Watch Japan's Giant US-2 Amphibious Flying Boat Land In An Amazingly Short Distance
The US-2 may look like one of the flying boats of yesteryear, but it is actually a very modern aircraft with some remarkable features.
The ShinMaywa US-2, which is a direct outgrowth of the half-century-old US-1 design it replaced, provides search and rescue, maritime patrol, firefighting, medical evacuation, and logistical support capabilities for the Japan Maritime Self Defense Force. It was the largest amphibious flying boat in production up until China bested it with their AG600 amphibian that first flew in 2017. But that aircraft isn't yet operationally deployed, the US-2 is, and it recently displayed its somewhat astonishing short-takeoff and landing (STOL) capabilities to onlookers at the Red Bull Air Races in Chiba. Check out the clips below.
Although the US-2 may look like the flying boats of yesteryear, it is a remarkably modern aircraft. It features a glass cockpit, a digital flight control system, and four Rolls-Royce AE 2100J turboprop engines that pump out 4,600hp each. In its firefighting configuration, she can deploy an impressive 15 tons of water. Performance-wise, the US-2 is no slouch. It cruises along at 300mph at 20,000 feet and has a range just shy of 3,000 miles. It can also land in some really rough seas, with waves up to around nine feet tall.
Yet what's most impressive, as the videos above showcase, is the US-2's short-takeoff and landing (STOL) capabilities that are made possible primarily by a blown flap and flight control system arrangement. This not only allows for very short and slow takeoffs and landings, but it also gives US-2 pilots a unique level of controllability even at very slow speeds.
Basically, the US-2 makes its own lift and control surface pressure. Check out this diagram to understand exactly how the system works:
The aircraft's big wings, large flaps, draggy boat hull, and its quartet of six-blade props that can be thrown into reverse also help greatly with its ability to plop down in a very small stretch of water.
For a country of islands, the US-2 makes a ton of sense, but the only drawback to it is that it costs a lot of money. The price of the sixth one ordered in 2013 was $156M. Only half a dozen of them exist even though the first one took to the air in 2003. Two more are currently under construction and, clearly, their high cost is at least somewhat a result of there being such low production numbers. Still, India, Thailand, Indonesia, and Greece have all expressed interest in the type. The deal with India for a dozen of the planes, which has been an on-again, off-again affair, has each aircraft costing about $113M. For comparison, the largest of the 737 Max aircraft has a list price just shy of that number—that is before its big controversy began.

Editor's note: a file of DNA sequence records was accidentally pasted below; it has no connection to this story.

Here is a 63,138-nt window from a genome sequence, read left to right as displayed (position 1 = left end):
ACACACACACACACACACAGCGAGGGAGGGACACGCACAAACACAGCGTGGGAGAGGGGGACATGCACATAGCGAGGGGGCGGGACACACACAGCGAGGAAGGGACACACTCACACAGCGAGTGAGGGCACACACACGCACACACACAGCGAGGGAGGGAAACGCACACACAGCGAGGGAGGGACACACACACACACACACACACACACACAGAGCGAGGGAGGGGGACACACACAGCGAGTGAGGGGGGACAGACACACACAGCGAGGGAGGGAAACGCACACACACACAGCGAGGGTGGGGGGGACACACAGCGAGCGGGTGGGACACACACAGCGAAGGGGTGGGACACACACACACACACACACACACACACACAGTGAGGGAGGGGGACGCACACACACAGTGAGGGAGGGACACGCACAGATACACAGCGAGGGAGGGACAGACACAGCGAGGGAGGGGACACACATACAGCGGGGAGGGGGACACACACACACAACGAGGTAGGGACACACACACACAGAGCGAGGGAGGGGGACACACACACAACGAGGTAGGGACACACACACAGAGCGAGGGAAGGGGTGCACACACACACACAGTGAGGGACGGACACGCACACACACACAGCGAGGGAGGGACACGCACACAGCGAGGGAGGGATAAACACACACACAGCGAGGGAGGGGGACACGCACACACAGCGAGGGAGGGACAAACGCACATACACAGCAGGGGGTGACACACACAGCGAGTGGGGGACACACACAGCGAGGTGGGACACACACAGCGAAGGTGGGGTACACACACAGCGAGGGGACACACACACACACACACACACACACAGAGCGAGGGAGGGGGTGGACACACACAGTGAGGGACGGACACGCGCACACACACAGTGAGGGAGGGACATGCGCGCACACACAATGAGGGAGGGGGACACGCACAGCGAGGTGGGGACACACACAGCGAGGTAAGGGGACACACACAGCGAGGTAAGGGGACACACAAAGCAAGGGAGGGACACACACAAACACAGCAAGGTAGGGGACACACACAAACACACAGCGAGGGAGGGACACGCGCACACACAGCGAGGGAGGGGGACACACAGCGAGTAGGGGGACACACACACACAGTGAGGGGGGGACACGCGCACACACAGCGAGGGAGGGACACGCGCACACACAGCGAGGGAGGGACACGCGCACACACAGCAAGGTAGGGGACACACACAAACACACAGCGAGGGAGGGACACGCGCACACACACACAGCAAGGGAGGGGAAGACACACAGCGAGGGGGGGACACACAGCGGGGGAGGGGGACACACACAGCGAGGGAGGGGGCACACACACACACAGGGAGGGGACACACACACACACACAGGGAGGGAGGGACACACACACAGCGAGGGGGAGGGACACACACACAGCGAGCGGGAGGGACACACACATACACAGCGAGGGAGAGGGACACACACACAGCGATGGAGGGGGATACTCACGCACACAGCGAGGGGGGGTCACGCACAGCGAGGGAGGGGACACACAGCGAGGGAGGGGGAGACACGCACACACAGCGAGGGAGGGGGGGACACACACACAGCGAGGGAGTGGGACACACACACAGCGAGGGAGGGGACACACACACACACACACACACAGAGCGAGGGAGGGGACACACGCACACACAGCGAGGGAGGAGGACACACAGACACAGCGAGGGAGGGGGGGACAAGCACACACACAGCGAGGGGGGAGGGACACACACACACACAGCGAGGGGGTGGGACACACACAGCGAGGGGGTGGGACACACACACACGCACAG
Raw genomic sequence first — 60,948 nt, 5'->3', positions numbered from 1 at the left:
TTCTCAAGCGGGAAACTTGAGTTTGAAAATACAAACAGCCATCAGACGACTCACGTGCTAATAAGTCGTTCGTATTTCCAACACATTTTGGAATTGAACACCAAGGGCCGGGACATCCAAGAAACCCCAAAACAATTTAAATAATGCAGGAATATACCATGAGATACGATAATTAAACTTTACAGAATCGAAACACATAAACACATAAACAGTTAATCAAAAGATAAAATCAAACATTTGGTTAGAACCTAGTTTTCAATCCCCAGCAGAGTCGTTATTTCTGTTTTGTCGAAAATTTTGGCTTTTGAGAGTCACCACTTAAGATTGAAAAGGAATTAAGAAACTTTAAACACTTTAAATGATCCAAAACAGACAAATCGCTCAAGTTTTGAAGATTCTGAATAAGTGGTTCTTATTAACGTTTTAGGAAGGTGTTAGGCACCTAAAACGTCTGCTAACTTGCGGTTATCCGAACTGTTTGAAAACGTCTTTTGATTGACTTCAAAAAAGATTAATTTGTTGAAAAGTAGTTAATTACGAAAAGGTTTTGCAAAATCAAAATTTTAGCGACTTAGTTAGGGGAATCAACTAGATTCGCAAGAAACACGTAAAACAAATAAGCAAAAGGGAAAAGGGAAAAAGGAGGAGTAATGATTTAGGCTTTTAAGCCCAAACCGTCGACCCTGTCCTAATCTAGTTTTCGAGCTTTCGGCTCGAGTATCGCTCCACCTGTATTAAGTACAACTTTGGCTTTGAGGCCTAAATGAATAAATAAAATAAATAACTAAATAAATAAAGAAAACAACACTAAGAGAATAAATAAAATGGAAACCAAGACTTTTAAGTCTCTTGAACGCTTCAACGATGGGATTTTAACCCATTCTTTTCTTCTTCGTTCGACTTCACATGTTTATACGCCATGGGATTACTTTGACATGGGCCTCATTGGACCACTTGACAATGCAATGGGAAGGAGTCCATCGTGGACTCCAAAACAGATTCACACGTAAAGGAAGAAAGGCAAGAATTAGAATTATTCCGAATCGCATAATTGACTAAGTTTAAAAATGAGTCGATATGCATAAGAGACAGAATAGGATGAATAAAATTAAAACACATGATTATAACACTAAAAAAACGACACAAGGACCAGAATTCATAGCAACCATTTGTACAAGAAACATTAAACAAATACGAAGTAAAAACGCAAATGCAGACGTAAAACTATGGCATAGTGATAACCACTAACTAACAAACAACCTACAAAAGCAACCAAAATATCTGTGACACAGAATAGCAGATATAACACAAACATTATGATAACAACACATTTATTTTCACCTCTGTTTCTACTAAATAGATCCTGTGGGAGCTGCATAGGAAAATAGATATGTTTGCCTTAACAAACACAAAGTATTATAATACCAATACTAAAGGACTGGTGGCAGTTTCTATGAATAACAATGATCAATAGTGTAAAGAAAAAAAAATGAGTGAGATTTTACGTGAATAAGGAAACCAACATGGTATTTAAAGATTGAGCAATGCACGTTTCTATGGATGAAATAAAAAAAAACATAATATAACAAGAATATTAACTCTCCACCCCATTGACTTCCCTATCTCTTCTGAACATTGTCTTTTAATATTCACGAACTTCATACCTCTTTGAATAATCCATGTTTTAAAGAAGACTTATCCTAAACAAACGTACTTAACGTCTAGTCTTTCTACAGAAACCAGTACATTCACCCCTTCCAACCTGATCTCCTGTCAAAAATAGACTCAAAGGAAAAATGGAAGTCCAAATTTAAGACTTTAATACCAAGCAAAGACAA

The US-2 has only grown more relevant since entering service in 2007. Many countries are facing challenges in littoral regions that they weren't just a decade ago. The rise of China, in particular, and Beijing's extraterritorial claims, has put a new premium on the capabilities that a big amphibian can provide. Hence the reason China itself developed the AG600 at substantial cost. Beyond that, the fact that these planes can also be formidable firefighters when needed is a huge advantage that countries outside of the Indo-Pacific region may find very attractive.
If the US-2's unit price can drop significantly via additional orders and a more mature aircraft production line overall, it would make it all that much more attractive to potential buyers that would be otherwise deterred by its current price tag.
Regardless, the mighty US-2 is one impressive machine to watch in action. The fact that it can land on a runway just as easily as it can on the water, and do so in a very short distance, makes it a heck of a versatile beast—one that is also reminiscent of days gone by when flying boats graced the skies on a regular basis around the globe.
Contact the author: Tyler@thedrive.com